The Feline Mystique – Why the Pharoahs Loved Cats

  • Obsequies of an Egyptian Cat - the Feline Mystique

The Feline Mystique – Why the Pharoahs Loved Cats

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Feline Mystique – Ancient Greek bronze Bastet figurines are on display at the Neues Museum in Berlin. Photo: Carole Raddato.

Is there anything in this world quite like the bond between people and cats? Not to diminish the bond between dogs and their humans, but the feline mystique is just different from a canine’s.

As Pet Parents, we love, honor and cherish all our furry family members equally. From their kittenhood into their noble elder years, cats invite our affection, respect and honor.

But our feline furballs remain especially mysterious and fascinating, even after they’re gone and all we have are cherished memories.

It’s no surprise the ancient Egyptians worshipped cats. Ordinary Egyptians were forbidden to own domesticated cats until sometime in the first millennium B.C., though; before that, Pharoahs kept them to themselves.

From a practical point of view, the Pharoahs needed cats to chase mice away from the palace food supply.

More significantly, ancient Egyptians saw felines as a personal connection with the divine.

Egyptians worshipped the cat-goddess Bastet (or Bast) as a protector of the home and the nation. They held a cat’s life to be sacred on Earth and in the next world. The family cats were mourned and mummified when they passed on, just like the human relatives.

“The Obsequies of an Egyptian Cat” by English painter John Reinhard Weguelin, 1886. A priestess offers gifts of food and milk to the spirit of a cat. On an altar stands the mummy of the deceased, and the tomb is decorated with frescoes, urns of fresh flowers, lotus blossoms, and statuettes. The priestess kneels as she wafts incense smoke toward the altar. In the background, a statue of Sekhmet or Bastet guards the entrance to the tomb. (WikiMedia Commons)

In more recent, less enlightened times, cats – especially black cats – were associated with witches and sorcerers and voodoo curses.

While we doubt that, there is an air of the supernatural about felines!

Cats sometimes do seem like creatures from another planet – which makes their friendship all the more meaningful to us.

And all the more mysterious.

Feline Mystique – An ancient Egyptian bronze Bastet sits at the Neues Museum in Berlin. Photo: Carole Raddato.

Maybe it’s because of their intelligence and independence that so many stories are woven about their ways.

We do know that cats instinctively know which humans like them and will give them a good home and lots of affection.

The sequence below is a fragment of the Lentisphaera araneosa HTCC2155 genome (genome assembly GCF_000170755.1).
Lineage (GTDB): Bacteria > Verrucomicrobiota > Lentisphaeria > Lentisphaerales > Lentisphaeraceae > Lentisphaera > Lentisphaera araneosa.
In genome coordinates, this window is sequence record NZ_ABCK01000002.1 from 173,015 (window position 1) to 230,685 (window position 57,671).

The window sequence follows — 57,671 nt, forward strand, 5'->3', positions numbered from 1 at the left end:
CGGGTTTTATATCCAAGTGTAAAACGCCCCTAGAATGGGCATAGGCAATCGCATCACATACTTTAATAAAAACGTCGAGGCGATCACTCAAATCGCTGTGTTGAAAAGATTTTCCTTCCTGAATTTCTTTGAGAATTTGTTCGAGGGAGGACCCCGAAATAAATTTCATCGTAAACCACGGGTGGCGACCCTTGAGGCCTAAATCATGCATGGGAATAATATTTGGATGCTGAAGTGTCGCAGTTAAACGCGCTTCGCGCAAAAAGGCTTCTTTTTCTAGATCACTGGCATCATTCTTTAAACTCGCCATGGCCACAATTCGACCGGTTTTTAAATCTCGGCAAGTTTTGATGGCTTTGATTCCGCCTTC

They also have a telepathy that lets them communicate with us without words (when they want to).

And they seem to know when we’re sick or stressed out or sad, and their comfort helps us get through the rough spots.

Stories of cats disappearing before a family moves or finding their lost homes after days or even years of separation are common. It’s like radar.

And as did the Egyptians, Pet Parents of cats today know the deep and profound – some would say spiritual – rewards of sharing a home with a cat. Cats become part of our lives in thousands of intimate ways.

We join in their wild playtimes when they are kittens. We learn their quirky habits and try to please them as they grow up.

We share the happy moments of quiet companionship as they curl up and purr contentedly beside us as we work or relax or sleep.

When our cat is with us, we’re never alone. And vice versa. It’s a love thing as fulfilling as most human-to-human relationships.

So it’s only natural that we want to remember these magical members of our family after they have passed on.

Lately, more Pet Parents are choosing to keep their departed cat’s ashes in a specially designed urn to display in their home. Honoring a feline member of our family in this way keeps their memory alive for us. Our homes feel more complete with their presence, and incomplete without.

A memorial cat urn designed with a feline’s special spiritual nature in mind is more than an art piece to display in your home (although they can be very beautiful). It reminds us every day how much joy the four-legged members of our family have brought us, and the unconditional love they gave us in return.

Those memories are a gift we will always cherish – just as we cherish the Feline Mystique.

Barry Alfonso has written songs recorded by Johnny Cash, Pam Tillis and Olivia Newton-John, contributed articles to Rolling Stone and the Los Angeles Times and earned a Grammy Award for music journalism. He is currently active as a personal historian, freelance author and faithful servant to his cat Clarence.

Stephen K. Peeples is CEO of Pet Me Happy Treats, which he co-founded in summer 2015 to pursue his lifelong passion for pets. In his previous life, he was a veteran music industry executive, an award-winning radio producer and newspaper website editor, a Grammy-nominated record producer, and a WAVE-nominated TV producer-host. He and wife Nadine (Pet Me Happy co-founder) raised two wonderful children, now grown and gone. Now, their cat, Batman, rules the empty nest.


Article: The Feline Mystique – Why the Pharoahs Loved Cats
Category: Pet Tales
Author: Barry Alfonso & Stephen K. Peeples
Source: PetMeHappy.com


The Feline Mystique – Why the Pharoahs Loved Cats

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